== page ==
Antis misrepresent Planned Parenthood data, as usual

Lauren Guy

Jill Stanek and the American Life League are running with misrepresented data.

The following was first published at ChoiceUSA.
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Just another day in the life of an anti-choice wingnut: the American Life League and Jill Stanek are both reporting that, according to 2008 data, Planned Parenthood does little more than offer abortion services.

While the American Life League takes measures to state (albeit vaguely) that they are only reporting on Planned Parenthood’s services to pregnant women, Jill Stanek makes no such effort.  In her piece, Planned Parenthood: Abortion virtually only service, Stanek presents several pie and bar graphs to display the discrepancy between pregnant women who receive abortions at Planned Parenthood clinics and pregnant women who receive prenatal care and adoption referrals, adding smugly, “You may need a magnifying glass to spot the adoption and prenatal care bars.” 

I wonder why that could be?  Maybe because Planned Parenthood clinics are virtually the only abortion providers in many communities.  They are not adoption agencies and they don’t claim to be, nor are many clinics capable of providing prenatal care.  Rampant survey bias here, and it clearly suggests something that the anti-choicers just can’t seem to get their heads around: women aren’t stupid.  Think about it.  If I’m pregnant and am planning a birth, I’m calling a midwife or an obstetric practice.  If I’m pregnant and thinking about adoption, I’m calling an adoption agency.  If I’m pregnant and considering abortion, well, I’m most certainly calling an abortion clinic!  This “stunning revelation” by the American Life League only proves what we already knew: that many Planned Parenthood clinics provide abortions.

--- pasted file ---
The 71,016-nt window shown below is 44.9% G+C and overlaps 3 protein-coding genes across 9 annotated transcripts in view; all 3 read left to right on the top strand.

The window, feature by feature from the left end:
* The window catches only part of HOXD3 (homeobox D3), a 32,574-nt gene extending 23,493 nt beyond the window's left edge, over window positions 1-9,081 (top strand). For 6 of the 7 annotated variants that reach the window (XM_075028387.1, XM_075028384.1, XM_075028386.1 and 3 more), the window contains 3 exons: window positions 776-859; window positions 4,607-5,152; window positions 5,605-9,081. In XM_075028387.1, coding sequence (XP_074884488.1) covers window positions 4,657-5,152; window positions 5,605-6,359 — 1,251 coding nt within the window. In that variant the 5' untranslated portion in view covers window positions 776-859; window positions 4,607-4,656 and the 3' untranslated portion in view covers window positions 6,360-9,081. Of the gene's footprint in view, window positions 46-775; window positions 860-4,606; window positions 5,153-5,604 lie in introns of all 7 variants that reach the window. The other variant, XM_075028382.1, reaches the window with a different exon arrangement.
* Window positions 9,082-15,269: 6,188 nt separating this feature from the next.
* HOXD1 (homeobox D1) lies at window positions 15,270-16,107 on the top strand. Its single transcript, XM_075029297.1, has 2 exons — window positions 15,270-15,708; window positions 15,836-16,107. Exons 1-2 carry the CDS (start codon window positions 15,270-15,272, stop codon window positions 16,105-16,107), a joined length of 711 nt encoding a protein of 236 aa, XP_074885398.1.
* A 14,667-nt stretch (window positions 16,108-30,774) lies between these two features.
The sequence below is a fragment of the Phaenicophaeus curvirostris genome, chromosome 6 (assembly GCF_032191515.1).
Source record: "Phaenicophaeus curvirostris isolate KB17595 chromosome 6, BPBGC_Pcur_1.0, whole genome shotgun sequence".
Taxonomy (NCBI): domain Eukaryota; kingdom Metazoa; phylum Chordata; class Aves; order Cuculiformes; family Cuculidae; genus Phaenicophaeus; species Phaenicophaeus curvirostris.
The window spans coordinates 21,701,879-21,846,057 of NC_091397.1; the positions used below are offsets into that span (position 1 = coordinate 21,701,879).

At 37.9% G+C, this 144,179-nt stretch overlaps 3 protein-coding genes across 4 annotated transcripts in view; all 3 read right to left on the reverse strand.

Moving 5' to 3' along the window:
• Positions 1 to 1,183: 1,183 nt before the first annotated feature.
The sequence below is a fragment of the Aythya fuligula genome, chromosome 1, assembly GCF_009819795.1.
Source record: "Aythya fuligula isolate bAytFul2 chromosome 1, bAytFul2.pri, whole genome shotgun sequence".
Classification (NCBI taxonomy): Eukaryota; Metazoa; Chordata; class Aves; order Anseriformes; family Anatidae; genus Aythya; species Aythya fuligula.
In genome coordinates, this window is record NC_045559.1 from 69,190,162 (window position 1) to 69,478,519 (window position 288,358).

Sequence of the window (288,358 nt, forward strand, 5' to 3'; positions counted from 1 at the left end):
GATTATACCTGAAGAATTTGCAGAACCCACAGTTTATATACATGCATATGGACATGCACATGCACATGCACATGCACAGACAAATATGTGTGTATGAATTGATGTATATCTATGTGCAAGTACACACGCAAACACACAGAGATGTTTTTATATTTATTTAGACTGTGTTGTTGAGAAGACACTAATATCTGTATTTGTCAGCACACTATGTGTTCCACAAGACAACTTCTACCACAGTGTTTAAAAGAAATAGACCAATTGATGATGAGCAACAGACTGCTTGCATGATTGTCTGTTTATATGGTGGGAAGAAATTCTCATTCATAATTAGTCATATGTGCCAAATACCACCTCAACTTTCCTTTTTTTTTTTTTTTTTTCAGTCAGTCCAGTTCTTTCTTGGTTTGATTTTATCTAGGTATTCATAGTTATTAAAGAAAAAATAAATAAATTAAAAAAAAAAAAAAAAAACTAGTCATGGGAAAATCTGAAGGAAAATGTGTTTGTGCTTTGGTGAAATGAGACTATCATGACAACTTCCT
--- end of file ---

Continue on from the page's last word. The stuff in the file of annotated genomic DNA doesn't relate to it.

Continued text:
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More interesting is the reality of the data that ALL and Jill Stanek are “reporting” on.  The official report, a fact sheet on services provided by Planned Parenthood’s affiliate clinics in 2008, reveals much more than how many women received pregnancy-related services.  In 2008: